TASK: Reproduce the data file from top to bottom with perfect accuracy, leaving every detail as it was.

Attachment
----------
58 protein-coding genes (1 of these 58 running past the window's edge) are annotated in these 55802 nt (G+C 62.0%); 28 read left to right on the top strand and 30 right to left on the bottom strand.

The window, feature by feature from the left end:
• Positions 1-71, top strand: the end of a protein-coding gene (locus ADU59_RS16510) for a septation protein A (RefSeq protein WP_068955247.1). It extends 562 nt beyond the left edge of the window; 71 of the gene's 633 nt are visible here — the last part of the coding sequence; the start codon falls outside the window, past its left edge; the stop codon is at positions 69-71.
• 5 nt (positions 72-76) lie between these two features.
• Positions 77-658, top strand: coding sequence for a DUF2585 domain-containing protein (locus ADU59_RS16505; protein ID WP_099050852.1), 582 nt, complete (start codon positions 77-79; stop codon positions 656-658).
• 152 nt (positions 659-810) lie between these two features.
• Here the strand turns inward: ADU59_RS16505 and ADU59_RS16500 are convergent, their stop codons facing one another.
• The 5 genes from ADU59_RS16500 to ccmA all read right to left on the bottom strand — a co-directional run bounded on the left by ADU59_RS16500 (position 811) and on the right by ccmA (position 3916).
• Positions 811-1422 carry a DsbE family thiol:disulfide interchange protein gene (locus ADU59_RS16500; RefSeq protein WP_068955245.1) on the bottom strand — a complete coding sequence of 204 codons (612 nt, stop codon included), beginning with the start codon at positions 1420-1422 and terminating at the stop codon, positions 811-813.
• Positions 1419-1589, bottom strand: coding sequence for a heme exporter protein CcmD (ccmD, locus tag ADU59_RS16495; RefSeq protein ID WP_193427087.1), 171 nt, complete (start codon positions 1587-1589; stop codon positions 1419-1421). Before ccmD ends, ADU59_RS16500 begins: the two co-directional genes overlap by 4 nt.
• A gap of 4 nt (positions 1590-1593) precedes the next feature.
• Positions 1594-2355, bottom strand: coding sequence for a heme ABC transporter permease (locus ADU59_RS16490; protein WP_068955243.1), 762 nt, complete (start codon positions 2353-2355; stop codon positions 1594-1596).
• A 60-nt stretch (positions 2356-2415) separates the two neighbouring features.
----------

58 protein-coding genes (1 of these 58 running past the window's edge) are annotated in these 55802 nt (G+C 62.0%); 28 read left to right on the top strand and 30 right to left on the bottom strand.

The window, feature by feature from the left end:
• Positions 1-71, top strand: the end of a protein-coding gene (locus ADU59_RS16510) for a septation protein A (RefSeq protein WP_068955247.1). It extends 562 nt beyond the left edge of the window; 71 of the gene's 633 nt are visible here — the last part of the coding sequence; the start codon falls outside the window, past its left edge; the stop codon is at positions 69-71.
• 5 nt (positions 72-76) lie between these two features.
• Positions 77-658, top strand: coding sequence for a DUF2585 domain-containing protein (locus ADU59_RS16505; protein ID WP_099050852.1), 582 nt, complete (start codon positions 77-79; stop codon positions 656-658).
• 152 nt (positions 659-810) lie between these two features.
• Here the strand turns inward: ADU59_RS16505 and ADU59_RS16500 are convergent, their stop codons facing one another.
• The 5 genes from ADU59_RS16500 to ccmA all read right to left on the bottom strand — a co-directional run bounded on the left by ADU59_RS16500 (position 811) and on the right by ccmA (position 3916).
• Positions 811-1422 carry a DsbE family thiol:disulfide interchange protein gene (locus ADU59_RS16500; RefSeq protein WP_068955245.1) on the bottom strand — a complete coding sequence of 204 codons (612 nt, stop codon included), beginning with the start codon at positions 1420-1422 and terminating at the stop codon, positions 811-813.
• Positions 1419-1589, bottom strand: coding sequence for a heme exporter protein CcmD (ccmD, locus tag ADU59_RS16495; RefSeq protein ID WP_193427087.1), 171 nt, complete (start codon positions 1587-1589; stop codon positions 1419-1421). Before ccmD ends, ADU59_RS16500 begins: the two co-directional genes overlap by 4 nt.
• A gap of 4 nt (positions 1590-1593) precedes the next feature.
• Positions 1594-2355, bottom strand: coding sequence for a heme ABC transporter permease (locus ADU59_RS16490; protein WP_068955243.1), 762 nt, complete (start codon positions 2353-2355; stop codon positions 1594-1596).
• A 60-nt stretch (positions 2356-2415) separates the two neighbouring features.